So this weekend we made another trip north to pick ramps. This time we brought home a grocery bag brimming with these delightful members of the onion family (they're sweet and have a flavor somewhere between leeks and garlic). The reason for this large harvest is that L had the brilliant idea of making ramp kimchi, and I wanted to make a ramp confit.
As a commenter pointed out, if you plan to go foraging, please abide by local laws and forage responsibly. If you strip an area of all the bulbs they will not grown back next year. That's why it's important to just thin out an area, leaving plenty behind for the following years.
Kimchi, for those unfamiliar, is a fiery Korean side-dish that's pickled in a potent mix of chili powder and garlic. The specifics and vegetables vary by region and season, but Korean families take pride in the number of urns of kimchi they prepare per year. Prior to winter, families would gather to pickle the last of fall's vegetables to last them through the cold months until spring.
Confit on the other hand traces its roots to France before refrigeration where meats like duck and goose were cooked in their own fat to preserve them. The word is derived from the verb "confire" which quite literally means "to preserve" and can refer to fruits or vegetables as well as meat.
If you haven't guessed by now, the common thread here is 2 ways to preserve these perishable gems so they last more than a few days. I figured it would be fun to employ methods coming from 2 continents, and the results were fantastic!
While ramps are a vegetable that aren't available in Korea, they work perfectly for kimchi because of their strong (though not overpowering) garlic flavor. The long leaves are well suited for wrapping around a slice of steamed pork, or a bit of rice and the flavors just burst with spicy goodness in your mouth.
The confit on the other hand roasts the ramps in an ample amount of olive oil, rounding out the flavor and intensifying the sweetness. The olive oil it's cooked in is redolent with ramp's leeky garlicy aroma and is marvelous on pizza dough or bread.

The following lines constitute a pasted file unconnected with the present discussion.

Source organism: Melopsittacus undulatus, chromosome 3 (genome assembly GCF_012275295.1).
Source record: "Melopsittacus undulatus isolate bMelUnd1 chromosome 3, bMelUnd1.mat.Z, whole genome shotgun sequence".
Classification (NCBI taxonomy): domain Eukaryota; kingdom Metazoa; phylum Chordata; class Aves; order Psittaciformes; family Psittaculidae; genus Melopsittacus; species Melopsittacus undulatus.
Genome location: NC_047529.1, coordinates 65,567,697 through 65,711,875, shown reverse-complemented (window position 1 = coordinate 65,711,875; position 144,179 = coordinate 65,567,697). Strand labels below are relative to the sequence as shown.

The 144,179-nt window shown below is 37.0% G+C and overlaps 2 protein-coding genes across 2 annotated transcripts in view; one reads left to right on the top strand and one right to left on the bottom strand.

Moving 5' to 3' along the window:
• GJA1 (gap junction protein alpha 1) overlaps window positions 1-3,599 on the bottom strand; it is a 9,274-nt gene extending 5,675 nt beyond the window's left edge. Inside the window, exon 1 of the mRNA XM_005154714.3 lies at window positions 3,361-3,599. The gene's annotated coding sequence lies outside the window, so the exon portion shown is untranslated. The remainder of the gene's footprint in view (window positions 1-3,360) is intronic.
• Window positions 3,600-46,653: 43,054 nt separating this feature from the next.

- For Ramp Kimchi: Mix all the ingredients except the ramps in a bowl to combine. If you can't find the "Korean anchovy sauce", you can substitute 3 Tbs Thai fish sauce + 1 Tbs soy sauce. If you want to make this vegan, just replace the fish sauce with soy sauce.
- Lay down a layer of ramp leaves then paint a layer of the spice mixture on top. Repeat until your out of ramps
- Cover and refrigerate for about a week to fully pickle. These get better as they begin to ferment, so you can eat them for several weeks. When they start getting tart, this is the perfect time to turn it into Kimchi Jigae (kimchi stew).
- For Ramp Confit: Pre-heat oven to 350 degrees.
- Lay the ramps in a baking dish sprinkling a bit of salt and pepper between each layer. Douse the whole thing with an ample amount of olive oil (you don't want it swimming, but you want it to be covered in oil).
- Roast for 15-20 minutes or until the ramps are completely wilted and any liquid that has come out has evaporated.
- Eat on a crusty baguette, on a pizza or in a tart. These are also delicious blended into a vegetable soup (ramp and corn chowder anyone?).